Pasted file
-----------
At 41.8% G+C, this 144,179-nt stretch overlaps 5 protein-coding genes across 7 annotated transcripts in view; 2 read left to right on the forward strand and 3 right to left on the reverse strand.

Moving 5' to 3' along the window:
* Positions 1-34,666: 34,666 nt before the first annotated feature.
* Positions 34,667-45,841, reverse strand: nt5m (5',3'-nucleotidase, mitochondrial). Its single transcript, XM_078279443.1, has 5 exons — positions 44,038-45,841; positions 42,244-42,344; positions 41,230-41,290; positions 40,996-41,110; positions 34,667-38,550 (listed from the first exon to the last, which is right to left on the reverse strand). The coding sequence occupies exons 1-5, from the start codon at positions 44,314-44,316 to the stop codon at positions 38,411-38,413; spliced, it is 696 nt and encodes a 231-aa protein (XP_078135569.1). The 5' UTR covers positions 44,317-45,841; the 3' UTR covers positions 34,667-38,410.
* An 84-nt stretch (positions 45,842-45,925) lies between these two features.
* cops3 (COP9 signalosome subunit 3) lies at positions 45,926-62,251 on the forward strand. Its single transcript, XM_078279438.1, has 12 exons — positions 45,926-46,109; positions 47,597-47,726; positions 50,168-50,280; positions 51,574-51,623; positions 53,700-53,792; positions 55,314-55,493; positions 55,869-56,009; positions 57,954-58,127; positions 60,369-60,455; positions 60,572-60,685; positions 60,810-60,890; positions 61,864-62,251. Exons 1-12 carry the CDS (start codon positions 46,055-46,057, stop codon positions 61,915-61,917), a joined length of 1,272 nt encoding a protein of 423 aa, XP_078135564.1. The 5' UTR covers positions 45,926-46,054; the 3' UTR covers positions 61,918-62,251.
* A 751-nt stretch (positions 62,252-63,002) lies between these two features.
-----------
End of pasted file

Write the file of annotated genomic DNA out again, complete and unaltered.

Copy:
At 41.8% G+C, this 144,179-nt stretch overlaps 5 protein-coding genes across 7 annotated transcripts in view; 2 read left to right on the forward strand and 3 right to left on the reverse strand.

Moving 5' to 3' along the window:
* Positions 1-34,666: 34,666 nt before the first annotated feature.
* Positions 34,667-45,841, reverse strand: nt5m (5',3'-nucleotidase, mitochondrial). Its single transcript, XM_078279443.1, has 5 exons — positions 44,038-45,841; positions 42,244-42,344; positions 41,230-41,290; positions 40,996-41,110; positions 34,667-38,550 (listed from the first exon to the last, which is right to left on the reverse strand). The coding sequence occupies exons 1-5, from the start codon at positions 44,314-44,316 to the stop codon at positions 38,411-38,413; spliced, it is 696 nt and encodes a 231-aa protein (XP_078135569.1). The 5' UTR covers positions 44,317-45,841; the 3' UTR covers positions 34,667-38,410.
* An 84-nt stretch (positions 45,842-45,925) lies between these two features.
* cops3 (COP9 signalosome subunit 3) lies at positions 45,926-62,251 on the forward strand. Its single transcript, XM_078279438.1, has 12 exons — positions 45,926-46,109; positions 47,597-47,726; positions 50,168-50,280; positions 51,574-51,623; positions 53,700-53,792; positions 55,314-55,493; positions 55,869-56,009; positions 57,954-58,127; positions 60,369-60,455; positions 60,572-60,685; positions 60,810-60,890; positions 61,864-62,251. Exons 1-12 carry the CDS (start codon positions 46,055-46,057, stop codon positions 61,915-61,917), a joined length of 1,272 nt encoding a protein of 423 aa, XP_078135564.1. The 5' UTR covers positions 45,926-46,054; the 3' UTR covers positions 61,918-62,251.
* A 751-nt stretch (positions 62,252-63,002) lies between these two features.